Knowing When to Move On: Cognitive and Perceptual Decisions in Time

Andreas Jarvstad*, Simon K. Rushton, Paul A. Warren, Ulrike Hahn

*Corresponding author for this work

Research output: Contribution to journalArticle (Academic Journal)

8 Citations (Scopus)

Abstract

We investigated people's ability to decide how much time to spend on the task at hand. To make such decisions well, one must take into account, among other things, the cost of failing and how one's task performance changes as a function of time. We first investigated timing decisions when the underlying task was perceptual. Decisions were highly efficient and suggested that people can make good use of perceptual knowledge and abstract reward information. Previous studies have found that perceptual decisions are generally optimal, but that cognitive decisions are generally suboptimal-a perception-cognition gap. Does a similar gap exist for timing decisions? We compared timing decisions for a perceptual task with timing decisions for more cognitive tasks. Performance was highly similar across the tasks, which suggests that knowledge can be acquired, and used to make timing decisions, in an equally efficient way regardless of whether that knowledge is derived through perceptual or cognitive experience.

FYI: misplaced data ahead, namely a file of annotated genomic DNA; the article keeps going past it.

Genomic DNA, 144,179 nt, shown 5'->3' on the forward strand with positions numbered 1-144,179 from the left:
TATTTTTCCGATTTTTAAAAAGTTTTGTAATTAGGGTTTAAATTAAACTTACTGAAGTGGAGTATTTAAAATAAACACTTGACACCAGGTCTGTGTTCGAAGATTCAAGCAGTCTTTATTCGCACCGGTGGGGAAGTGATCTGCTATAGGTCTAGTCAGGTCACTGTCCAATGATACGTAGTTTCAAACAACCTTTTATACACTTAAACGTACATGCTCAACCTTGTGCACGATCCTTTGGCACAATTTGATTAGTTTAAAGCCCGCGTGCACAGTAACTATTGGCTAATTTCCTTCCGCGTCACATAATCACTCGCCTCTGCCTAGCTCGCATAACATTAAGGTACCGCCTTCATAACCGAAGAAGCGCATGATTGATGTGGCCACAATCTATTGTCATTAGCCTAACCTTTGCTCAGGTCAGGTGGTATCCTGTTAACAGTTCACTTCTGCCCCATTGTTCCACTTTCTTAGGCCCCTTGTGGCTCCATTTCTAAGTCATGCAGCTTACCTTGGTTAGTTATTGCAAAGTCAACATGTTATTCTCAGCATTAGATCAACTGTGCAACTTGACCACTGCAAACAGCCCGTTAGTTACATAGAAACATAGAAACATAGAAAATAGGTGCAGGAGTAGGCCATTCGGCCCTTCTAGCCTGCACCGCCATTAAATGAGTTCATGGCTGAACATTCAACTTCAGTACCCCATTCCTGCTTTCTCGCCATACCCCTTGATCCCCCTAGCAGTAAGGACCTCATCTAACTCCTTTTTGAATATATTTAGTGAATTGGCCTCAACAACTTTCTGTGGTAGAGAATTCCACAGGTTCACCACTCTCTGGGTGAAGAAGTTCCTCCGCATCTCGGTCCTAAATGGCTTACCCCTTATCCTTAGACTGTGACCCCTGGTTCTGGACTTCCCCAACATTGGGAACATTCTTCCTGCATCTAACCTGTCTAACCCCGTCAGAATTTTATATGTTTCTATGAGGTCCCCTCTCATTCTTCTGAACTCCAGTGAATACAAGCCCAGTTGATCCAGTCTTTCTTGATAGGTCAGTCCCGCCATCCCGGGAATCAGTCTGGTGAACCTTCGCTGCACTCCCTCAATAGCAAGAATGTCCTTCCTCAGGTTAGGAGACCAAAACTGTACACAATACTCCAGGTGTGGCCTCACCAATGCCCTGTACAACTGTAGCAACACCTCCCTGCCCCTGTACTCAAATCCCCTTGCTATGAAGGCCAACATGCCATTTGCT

Original languageEnglish
Pages (from-to)589-597
Number of pages9
JournalPsychological Science
Volume23
Issue number6
DOIs
Publication statusPublished - Jun 2012

Keywords

  • RISK
  • PROSPECT-THEORY
  • perception
  • BEHAVIOR
  • ACCURACY
  • decision making
  • CHOICE
  • cognition
  • MENTAL ROTATION

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